Our most recent in house project was a fun children’s game called Whack Attack, and was built with Unity 3D and released for iPhones and android devices. Unity is a great tool, but it is definitely (and obviously) more geared for game crafting in the third dimension. Our game deals mostly with two dimensional sprites, although they are set in a pseudo 3d environment to attain some basic perspective.
On a recent project, we needed a widget that would allow users to select a photo from their Facebook albums. “Surely the new Facebook Android SDK must support this.” I thought. Alas, my hopes were unfulfilled. “Well, I bet there is a third-party solution for this!”, I surmised, but again, my search was for naught. At this point I decided to roll up my sleeves and do it myself.
You Do What Android Want = Android Do What You Want
Part 1: The Mystical 9-Patch
I recently encountered some blank stares from some colleagues regarding certain aspects of the 9-patch.
Granted, there doesn’t seem to be all that much documentation out there explaining the ins and outs of nine patch, possibly adding to the mystique, but then again, maybe there isn’t all that much to explain.
Here I’ll outline the basics of the 9-patch, and you can comment as to whether it indeed makes simple sense… or instead, communicate your own blank stare with some scathing criticism below in the comments section.
I’d like to take a moment to offer a few suggestions that will hopefully help your Android project along. First I’ll go over the Designer-Developer asset communication and then we’ll look at a few Resources management tips.
Core Data is a framework provided by Apple that allows developers to design, build and interact with a database, without ever having any direct interaction with SQL.
This post will explain how to use a new component within the Facebook SDK iOS; I am talking about FBLoginView.
Facebook SDK for iOS has seen several updates and improvements during the last year. During my first project I was asked to refactor the authentication flow, such as login and logout.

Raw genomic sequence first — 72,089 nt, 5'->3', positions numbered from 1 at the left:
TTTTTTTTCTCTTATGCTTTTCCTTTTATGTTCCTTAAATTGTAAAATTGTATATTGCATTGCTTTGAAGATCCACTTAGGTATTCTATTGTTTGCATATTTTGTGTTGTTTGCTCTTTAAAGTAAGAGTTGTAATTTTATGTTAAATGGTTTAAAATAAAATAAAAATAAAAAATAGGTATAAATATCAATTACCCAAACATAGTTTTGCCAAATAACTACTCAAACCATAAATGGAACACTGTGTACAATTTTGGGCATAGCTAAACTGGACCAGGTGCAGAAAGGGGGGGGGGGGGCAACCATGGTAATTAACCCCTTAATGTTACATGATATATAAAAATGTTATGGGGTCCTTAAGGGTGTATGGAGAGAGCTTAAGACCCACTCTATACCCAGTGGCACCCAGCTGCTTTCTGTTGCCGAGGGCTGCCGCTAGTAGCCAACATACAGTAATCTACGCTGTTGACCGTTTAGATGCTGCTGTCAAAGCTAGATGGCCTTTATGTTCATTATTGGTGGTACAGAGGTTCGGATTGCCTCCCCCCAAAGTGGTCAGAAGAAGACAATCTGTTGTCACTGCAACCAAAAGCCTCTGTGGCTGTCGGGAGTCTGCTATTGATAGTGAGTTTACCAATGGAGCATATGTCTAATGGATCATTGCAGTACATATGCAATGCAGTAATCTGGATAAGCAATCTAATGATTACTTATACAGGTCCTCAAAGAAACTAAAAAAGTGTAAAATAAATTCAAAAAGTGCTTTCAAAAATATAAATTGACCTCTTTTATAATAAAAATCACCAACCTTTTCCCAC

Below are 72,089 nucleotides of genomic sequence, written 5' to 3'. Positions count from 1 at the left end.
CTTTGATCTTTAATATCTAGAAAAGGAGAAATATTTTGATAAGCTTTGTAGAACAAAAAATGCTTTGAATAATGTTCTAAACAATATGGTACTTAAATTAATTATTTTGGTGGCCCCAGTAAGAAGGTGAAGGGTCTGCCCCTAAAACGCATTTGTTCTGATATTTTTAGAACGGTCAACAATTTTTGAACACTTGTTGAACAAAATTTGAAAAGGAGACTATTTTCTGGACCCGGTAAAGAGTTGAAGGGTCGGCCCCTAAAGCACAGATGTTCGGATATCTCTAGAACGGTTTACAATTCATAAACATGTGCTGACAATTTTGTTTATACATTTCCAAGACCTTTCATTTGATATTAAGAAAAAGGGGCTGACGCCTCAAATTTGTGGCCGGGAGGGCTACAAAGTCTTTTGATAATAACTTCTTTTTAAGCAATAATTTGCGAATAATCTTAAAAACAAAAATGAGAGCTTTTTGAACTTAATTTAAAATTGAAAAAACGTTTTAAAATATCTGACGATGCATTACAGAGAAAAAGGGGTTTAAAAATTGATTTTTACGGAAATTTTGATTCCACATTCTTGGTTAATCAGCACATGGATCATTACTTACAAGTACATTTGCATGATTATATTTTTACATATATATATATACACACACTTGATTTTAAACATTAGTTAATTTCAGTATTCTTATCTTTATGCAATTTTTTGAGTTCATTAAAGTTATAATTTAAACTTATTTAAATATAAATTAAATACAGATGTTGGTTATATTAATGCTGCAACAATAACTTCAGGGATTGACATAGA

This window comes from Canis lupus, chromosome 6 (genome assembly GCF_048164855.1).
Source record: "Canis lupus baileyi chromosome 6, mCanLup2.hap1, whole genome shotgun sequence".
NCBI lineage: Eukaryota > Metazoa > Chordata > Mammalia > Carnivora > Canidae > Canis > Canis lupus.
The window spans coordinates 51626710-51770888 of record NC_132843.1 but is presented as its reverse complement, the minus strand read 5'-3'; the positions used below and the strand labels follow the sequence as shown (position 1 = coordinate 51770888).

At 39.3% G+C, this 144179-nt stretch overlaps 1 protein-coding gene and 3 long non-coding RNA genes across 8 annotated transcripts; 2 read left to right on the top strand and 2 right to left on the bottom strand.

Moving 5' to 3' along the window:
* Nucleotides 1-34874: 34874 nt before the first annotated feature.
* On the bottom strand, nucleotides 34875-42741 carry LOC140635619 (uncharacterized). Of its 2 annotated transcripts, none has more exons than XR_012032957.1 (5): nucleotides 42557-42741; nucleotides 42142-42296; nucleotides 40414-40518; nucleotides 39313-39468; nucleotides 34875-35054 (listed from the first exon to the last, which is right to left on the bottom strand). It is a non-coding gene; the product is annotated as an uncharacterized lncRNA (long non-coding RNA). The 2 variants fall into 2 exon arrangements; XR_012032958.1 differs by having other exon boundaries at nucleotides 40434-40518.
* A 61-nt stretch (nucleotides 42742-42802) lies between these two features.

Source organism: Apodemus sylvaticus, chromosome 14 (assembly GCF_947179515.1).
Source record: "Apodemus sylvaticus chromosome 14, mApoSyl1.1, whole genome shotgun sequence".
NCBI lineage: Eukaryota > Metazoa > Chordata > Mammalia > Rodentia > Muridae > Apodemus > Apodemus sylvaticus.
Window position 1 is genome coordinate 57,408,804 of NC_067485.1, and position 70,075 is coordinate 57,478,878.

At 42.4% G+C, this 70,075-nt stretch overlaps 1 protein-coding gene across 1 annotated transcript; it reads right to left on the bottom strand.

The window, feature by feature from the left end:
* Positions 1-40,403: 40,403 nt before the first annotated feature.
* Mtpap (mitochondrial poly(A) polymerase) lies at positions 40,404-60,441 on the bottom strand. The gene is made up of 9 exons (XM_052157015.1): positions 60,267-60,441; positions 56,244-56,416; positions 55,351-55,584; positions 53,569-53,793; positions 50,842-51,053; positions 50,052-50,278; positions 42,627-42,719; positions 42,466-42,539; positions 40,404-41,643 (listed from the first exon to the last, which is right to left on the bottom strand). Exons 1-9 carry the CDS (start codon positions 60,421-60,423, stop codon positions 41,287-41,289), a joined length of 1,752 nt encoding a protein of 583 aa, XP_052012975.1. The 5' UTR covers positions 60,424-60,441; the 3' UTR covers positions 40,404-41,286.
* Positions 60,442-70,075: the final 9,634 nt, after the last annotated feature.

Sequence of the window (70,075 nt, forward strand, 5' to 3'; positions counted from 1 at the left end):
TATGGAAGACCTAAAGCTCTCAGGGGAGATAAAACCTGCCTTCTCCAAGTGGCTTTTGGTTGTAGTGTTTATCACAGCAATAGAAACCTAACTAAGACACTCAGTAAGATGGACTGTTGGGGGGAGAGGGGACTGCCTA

Most times in your application a solid unit test trumps testing your UI. But that’s no reason to neglect your UI from having to endure the same rigorous testing you give your models. “But I don’t have time to sit around and tap every part of my application.”, you say. Enter Automation…
As Facebook integration into iOS comes along, it feels like all applications must integrate social features. Having the ability to review your Facebook friends list within your app is one of the most important social features. Sharing the app or posts from within the app with friends is one of the best ways to virally spread the product among several people.
One of my recent projects required upgrading the Facebook SDK to the latest version, 3.1. It was using Version 2.0.
If you’re an iPhone user, you must be glad that there are apps for just about anything. In fact, as of this writing, Apple’s App Store website boasts that it now has more than 500,000 apps. Impressive.
Animations are one of the cornerstones of the iOS platform. Animations can add polish and visual interest to any application.
iOS comes with many default animations and effects. An animation between two views is referred to as a transition.
On a recent project, we needed to create an animation of a card to make it appear spinning. Creating this effect from scratch would involve a fair amount of code, but leveraging transitions made it easy.